Created by: SovanJedi
Released: November 2001 (First full release)
Naturally, RPG Maker became quite the conduit for making fan-games of existing JRPG franchises, sometimes even non-RPGs would be made into fan-games. These games would top the download charts just for having “DBZ” or “Final Fantasy” in the title. Nigsek – A Monsters Tail doesn’t even bother wearing the IP on its name. It’s a sequel to another fan-game called The Legend of Zelda: Angels Four (made in RM95). Not only that but it’s the only RM game that I remember that used FMVs. Heck, you don’t even play as Link and there’s Pokemon in it for some reason.
The premise is that having saved Hyrule along with your friends, you were granted a peaceful limbo to dwell in. Before the existential thoughts can manifest, the balance of Hyrule gets disrupted. Link has disappeared from Hyrulian history, and your goal is to travel back and time and figure out why it happened. To complicate this further, you’re split into two halves. It’s full of weird mind bending aspects you would never expect a Zelda fan-game to broach. The writing is introspective and explores the fate and relationships between characters, but it also has a child-like wonder to it.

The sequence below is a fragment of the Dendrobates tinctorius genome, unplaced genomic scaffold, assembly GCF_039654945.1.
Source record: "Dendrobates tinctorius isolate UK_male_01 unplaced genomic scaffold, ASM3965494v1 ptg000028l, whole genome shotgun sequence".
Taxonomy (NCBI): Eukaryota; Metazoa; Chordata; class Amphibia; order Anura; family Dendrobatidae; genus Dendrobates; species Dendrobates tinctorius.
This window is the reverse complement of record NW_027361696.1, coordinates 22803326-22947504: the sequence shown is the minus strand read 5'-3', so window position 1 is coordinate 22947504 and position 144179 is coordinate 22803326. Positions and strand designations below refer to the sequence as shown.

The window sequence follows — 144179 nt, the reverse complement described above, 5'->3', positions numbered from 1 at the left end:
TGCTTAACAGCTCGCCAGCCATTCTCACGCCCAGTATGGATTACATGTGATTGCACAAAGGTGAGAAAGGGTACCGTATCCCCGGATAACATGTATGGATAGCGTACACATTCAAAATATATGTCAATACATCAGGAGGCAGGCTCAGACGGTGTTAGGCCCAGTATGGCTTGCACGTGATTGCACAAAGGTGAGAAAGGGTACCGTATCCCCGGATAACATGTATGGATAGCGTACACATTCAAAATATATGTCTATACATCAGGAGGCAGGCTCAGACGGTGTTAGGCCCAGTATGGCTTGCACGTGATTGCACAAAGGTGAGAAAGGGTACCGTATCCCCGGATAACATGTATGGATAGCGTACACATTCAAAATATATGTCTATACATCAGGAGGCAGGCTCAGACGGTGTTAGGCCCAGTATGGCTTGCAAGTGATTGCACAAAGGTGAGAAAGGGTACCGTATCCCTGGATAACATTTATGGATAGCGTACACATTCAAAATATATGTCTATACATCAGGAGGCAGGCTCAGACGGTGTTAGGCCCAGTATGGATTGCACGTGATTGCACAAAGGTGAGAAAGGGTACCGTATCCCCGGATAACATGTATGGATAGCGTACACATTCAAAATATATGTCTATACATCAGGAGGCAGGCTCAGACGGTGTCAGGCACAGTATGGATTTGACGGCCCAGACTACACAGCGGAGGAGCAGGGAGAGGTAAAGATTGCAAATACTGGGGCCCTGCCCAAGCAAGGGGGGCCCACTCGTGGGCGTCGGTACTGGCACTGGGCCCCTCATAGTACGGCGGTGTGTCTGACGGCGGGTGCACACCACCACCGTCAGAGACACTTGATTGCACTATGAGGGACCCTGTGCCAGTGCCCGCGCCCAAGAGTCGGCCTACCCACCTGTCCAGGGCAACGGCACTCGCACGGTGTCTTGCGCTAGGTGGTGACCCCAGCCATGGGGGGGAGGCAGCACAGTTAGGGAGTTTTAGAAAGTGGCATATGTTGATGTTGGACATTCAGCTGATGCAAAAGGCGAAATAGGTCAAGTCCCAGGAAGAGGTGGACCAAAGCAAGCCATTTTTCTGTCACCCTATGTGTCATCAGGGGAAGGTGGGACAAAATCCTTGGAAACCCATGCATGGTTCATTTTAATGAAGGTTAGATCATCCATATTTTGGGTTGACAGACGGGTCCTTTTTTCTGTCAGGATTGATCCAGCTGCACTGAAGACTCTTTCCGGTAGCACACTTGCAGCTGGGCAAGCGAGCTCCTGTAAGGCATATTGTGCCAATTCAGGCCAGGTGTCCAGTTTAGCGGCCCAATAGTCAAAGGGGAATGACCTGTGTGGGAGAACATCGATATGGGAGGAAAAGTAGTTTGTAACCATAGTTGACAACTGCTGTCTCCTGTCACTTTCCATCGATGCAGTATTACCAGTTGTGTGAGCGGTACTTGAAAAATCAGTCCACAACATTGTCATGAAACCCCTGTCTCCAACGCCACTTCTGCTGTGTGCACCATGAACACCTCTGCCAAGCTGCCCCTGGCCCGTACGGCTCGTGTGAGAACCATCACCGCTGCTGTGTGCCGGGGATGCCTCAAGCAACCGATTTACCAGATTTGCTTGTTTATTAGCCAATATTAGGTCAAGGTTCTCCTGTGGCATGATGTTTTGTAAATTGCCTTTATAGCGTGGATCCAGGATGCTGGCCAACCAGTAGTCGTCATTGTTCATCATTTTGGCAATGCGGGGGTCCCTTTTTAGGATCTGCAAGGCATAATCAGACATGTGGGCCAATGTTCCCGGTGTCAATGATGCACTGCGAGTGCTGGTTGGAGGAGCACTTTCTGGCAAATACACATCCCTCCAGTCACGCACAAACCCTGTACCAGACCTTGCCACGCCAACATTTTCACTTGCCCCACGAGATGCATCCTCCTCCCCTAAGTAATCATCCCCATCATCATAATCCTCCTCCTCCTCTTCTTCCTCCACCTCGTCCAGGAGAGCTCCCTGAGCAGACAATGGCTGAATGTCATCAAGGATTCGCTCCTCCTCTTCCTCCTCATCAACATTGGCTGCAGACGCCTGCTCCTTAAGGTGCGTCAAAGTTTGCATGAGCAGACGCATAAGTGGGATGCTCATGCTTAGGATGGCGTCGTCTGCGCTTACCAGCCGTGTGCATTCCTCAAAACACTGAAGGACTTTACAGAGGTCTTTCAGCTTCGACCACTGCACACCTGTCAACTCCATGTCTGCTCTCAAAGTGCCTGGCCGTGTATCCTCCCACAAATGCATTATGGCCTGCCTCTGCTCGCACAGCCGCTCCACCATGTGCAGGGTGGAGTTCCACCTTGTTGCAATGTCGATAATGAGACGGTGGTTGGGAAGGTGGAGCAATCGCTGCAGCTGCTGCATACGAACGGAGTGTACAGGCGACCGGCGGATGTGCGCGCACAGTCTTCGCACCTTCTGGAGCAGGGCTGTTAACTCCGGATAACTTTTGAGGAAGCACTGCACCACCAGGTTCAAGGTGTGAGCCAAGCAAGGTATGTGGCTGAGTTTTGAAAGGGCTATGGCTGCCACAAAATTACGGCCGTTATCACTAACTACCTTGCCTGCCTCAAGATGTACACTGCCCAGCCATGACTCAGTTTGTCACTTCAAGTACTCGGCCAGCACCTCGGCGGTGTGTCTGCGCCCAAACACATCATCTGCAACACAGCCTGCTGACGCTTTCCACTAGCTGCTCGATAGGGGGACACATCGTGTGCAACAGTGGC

Nigsek pretty much breaks every fan-game convention on the list. Despite having more reason to use rips from existing Zelda games it has mostly originally made graphics. These graphics render large sprawling maps that aim to recreate a lot of the locales that you’d find in Ocarina of Time. But what about those dang FMVs? The seldom used “Play Movie” event command displays the author’s custom made CGI videos that look straight out of a PS1 game studio experimenting with 3D for the first time. These renders also match with the facesets, some chipset segments and battle scenes. More than simply just the author flexing his production values, the cinematics give a certain feel to the world and important situations.
This homage really interacts with the lore and ethos of Zelda, given that it came out before Wind Waker, there’s an interesting context from what material was available back in 2001. Having said all of that, there are some weird issues with the game though. Following in the footsteps of Majora’s Mask there’s a huge day/night cycle that governs the flow of the game. Meaning you’ll be returning to a lot of places based on a running clock, multiple events happen in the same location which rely on the author’s management of events to run smoothly. It’s not hard to see why this would lead to a lot of errors. It also says something about the ambition of the game since it’s also complete. With all that in mind, this game is such a crazy anomaly on so many levels, so it’s worth checking out, just be wary of the bugs.
The creator continues to make games and art in the game industry to this very day. Check out his portfolio here.
2001 Misao Awards
Most Innovative Feature:
FMVs in Nigsek
Greatest Risk that Succeeded:
Nigsek’s use of FMVs